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The State of Zionism | The Nation

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The State of Zionism

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For forty years, Israel's occupation has dominated the national agenda and the international perception of the state. In one way, this has been a distraction from the deeper question of the national myth and how the state defines itself. But ultimately it concentrates the mind, for as Avishai argues, it is "the persistence of Zionist principles--or at least over-simplified versions of them--which engendered the political climate in which the West Bank settlers took up their cause."

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Brian Klug
Brian Klug is senior research fellow in philosophy at St Benet's Hall, Oxford and member of the Faculty of Philosophy...

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In 1879 the German journalist Wilhelm Marr, a former socialist and anarchist, founded an organization that was novel in two ways.

Zionism is not all of a piece. There are Zionists strongly opposed to the settlers and the occupation. But the momentum of the movement has brought it to this pass; the line that began in Basel has led to Nablus. It is time to cut the cord and begin anew. For the sake of everyone concerned, whether there are two states or three states or one, Israel needs to shed the burden of Jewish fears and hopes and become its own state pursuing its own good for its own people--all of them equally.

Jews around the world need Israel to do this too. They certainly do not need the kind of "protection" given by Olmert, who during the Lebanon war last summer said, "I believe that this is a war that is fought by all the Jews." He implicated the whole of Jewry in a military campaign that inflamed the opinion of millions of people around the world. Is this the "solution" to "the Jewish question"? Is this Israel coming to the rescue of Jews in distress?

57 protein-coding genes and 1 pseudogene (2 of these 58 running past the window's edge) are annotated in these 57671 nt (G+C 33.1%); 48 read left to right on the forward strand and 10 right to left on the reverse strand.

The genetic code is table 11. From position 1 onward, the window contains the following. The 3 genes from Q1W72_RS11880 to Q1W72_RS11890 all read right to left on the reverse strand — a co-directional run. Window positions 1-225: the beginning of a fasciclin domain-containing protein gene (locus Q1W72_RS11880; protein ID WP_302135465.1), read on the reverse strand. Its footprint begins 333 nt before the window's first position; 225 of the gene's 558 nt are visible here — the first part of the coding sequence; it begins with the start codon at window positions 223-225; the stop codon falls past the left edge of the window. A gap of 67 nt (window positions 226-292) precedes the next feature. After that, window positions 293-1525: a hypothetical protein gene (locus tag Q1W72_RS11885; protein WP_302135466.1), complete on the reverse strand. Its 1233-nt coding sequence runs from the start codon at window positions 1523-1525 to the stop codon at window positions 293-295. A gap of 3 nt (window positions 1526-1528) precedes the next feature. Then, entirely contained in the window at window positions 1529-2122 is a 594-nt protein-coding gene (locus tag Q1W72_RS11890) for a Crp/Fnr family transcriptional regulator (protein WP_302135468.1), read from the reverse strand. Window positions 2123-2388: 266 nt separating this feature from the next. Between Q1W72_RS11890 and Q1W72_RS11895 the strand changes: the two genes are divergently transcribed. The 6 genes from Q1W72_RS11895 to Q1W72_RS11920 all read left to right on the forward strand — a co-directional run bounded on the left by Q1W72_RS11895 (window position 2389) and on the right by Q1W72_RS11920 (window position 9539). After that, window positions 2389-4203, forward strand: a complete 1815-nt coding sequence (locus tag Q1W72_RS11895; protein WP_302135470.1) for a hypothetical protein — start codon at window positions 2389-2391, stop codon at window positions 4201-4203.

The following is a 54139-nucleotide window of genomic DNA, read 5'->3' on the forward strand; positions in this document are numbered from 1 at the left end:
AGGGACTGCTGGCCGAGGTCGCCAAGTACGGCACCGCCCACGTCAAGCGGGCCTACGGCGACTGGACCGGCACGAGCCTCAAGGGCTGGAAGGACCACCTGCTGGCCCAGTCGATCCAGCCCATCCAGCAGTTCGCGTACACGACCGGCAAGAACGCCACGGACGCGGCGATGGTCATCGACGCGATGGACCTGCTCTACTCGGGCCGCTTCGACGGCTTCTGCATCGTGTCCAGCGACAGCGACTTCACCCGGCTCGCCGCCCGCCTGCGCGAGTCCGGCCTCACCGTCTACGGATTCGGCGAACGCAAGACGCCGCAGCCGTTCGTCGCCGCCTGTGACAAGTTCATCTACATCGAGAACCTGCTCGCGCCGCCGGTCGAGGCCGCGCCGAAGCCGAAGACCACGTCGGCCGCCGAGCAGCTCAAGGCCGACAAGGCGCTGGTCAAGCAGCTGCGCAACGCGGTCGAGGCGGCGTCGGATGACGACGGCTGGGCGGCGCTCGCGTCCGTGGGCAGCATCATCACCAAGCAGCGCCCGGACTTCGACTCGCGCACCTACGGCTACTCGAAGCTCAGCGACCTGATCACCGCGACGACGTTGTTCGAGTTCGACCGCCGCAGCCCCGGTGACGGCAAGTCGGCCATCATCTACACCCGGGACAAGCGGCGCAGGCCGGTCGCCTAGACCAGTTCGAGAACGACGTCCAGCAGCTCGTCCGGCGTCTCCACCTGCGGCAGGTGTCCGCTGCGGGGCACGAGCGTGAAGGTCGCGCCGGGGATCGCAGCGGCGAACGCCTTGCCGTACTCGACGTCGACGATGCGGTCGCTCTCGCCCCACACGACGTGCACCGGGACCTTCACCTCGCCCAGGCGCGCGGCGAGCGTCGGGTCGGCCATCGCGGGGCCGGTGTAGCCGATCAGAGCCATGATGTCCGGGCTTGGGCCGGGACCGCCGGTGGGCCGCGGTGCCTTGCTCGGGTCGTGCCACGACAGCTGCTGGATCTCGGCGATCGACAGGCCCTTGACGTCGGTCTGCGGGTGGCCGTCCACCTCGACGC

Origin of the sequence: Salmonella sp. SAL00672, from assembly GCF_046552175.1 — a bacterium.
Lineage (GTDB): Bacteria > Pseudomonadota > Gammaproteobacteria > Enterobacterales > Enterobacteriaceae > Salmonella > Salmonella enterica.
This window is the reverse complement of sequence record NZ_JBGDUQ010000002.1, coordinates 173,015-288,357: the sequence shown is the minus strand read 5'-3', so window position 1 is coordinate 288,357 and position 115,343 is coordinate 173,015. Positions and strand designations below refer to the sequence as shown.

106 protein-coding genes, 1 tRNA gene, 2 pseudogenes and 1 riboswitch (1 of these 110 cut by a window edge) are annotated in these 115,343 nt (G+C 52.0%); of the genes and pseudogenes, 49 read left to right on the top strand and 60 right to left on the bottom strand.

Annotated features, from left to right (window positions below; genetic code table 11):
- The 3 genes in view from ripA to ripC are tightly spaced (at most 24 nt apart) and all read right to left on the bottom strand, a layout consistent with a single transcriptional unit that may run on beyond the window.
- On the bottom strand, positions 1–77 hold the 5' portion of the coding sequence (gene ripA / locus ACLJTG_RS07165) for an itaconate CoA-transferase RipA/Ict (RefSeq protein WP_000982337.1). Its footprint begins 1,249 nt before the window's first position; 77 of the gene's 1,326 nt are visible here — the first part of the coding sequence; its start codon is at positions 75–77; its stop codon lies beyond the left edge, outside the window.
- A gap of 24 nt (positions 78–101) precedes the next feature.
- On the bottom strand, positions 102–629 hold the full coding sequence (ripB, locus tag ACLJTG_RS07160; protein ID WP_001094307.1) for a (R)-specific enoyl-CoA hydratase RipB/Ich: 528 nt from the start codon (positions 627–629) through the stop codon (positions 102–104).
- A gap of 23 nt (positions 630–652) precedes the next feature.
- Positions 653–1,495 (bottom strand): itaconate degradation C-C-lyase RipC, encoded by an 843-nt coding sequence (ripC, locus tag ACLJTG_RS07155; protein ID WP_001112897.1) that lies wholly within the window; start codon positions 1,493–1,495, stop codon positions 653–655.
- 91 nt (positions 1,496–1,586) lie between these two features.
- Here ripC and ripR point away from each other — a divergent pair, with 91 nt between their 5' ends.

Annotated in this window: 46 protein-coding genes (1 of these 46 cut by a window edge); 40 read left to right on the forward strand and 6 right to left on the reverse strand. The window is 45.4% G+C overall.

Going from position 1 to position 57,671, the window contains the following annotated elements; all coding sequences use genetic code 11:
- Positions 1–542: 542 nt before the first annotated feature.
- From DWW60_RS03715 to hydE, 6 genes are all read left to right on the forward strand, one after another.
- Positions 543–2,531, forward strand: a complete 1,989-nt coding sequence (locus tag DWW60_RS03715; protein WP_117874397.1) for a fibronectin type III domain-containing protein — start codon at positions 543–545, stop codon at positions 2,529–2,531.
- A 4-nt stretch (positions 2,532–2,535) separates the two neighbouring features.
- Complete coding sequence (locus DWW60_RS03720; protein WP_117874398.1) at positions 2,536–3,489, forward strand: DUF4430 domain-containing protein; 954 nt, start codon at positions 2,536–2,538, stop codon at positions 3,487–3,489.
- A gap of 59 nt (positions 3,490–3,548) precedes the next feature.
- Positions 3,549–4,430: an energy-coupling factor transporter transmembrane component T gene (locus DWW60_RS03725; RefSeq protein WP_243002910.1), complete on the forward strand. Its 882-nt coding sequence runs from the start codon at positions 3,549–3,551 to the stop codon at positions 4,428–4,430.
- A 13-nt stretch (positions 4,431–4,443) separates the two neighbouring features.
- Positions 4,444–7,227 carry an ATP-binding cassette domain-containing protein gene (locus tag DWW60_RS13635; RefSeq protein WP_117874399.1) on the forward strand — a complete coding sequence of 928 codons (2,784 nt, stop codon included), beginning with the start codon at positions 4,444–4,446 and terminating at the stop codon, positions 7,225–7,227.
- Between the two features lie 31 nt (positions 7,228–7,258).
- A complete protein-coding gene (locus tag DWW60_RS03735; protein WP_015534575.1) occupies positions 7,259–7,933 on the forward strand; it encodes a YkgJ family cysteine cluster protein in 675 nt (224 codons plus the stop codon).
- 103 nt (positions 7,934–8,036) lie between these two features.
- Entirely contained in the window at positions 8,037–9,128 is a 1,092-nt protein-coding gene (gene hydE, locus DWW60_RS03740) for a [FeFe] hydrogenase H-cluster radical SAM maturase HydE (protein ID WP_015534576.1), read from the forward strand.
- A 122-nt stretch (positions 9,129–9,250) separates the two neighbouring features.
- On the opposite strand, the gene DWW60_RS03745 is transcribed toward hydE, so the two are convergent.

The Zionist doctrine that the State of Israel must be the "center" of Jewish life, or that "every Jew in the world" (as Olmert said to the World Zionist Congress) must make aliyah, or that Jews are self-hating if they do not show "solidarity" with the Jewish state, or that Jewish identity in the Diaspora is incomplete--all of this prevents a normal conception of life, as a Jew, outside Israel. The very term "diaspora" is misleading. Israel certainly has one: At least 350,000 Israelis living in the New York area are part of it. But I (a British Jew or Jewish Brit), for example, am not.

At the heart of the crisis of Zionism is the axiom that Israel and the Jewish people are central to each other's identity. How do you pry apart a knot as closely knit as this--a Gordian knot that has no ends? Partly by remembering the venerable idea of the Jewish people as centered on a book--the Torah--and not a state; partly by observing how Jewish life, secular and religious, is flourishing in ways that are not focused on Israel; and partly by looking in an unexpected place: The Declaration of the Establishment of the State of Israel, where the principle of equality, like a shining light, burns a hole through the middle of the document.

The text proclaims "complete equality of social and political rights to all its inhabitants." If someone wants to say that this is what they mean by Zionism, they are welcome to the word. To adapt a remark of Wittgenstein's: Say what you choose, so long as it does not prevent you from seeing the light. But on the whole, it is better to let go of the word along with the illusion. Jewish ethnic nationalism is no solution to the problems we face today, while the name "Zionism" evokes as much fear and loathing as love and pride. We cannot formulate today's questions in yesterday's language.

It is time to move on. I like to think that forty years from now, under the aegis of full civil equality, Arab and Hebrew cultures will thrive and mingle together in the area currently called Israel and Palestine. It seems like a pipe dream. But a phrase of Herzl's comes to mind: "Wenn ihr vollt, Ist es kein Märchen"--If you will it, it is not a dream. His motto gives us hope.

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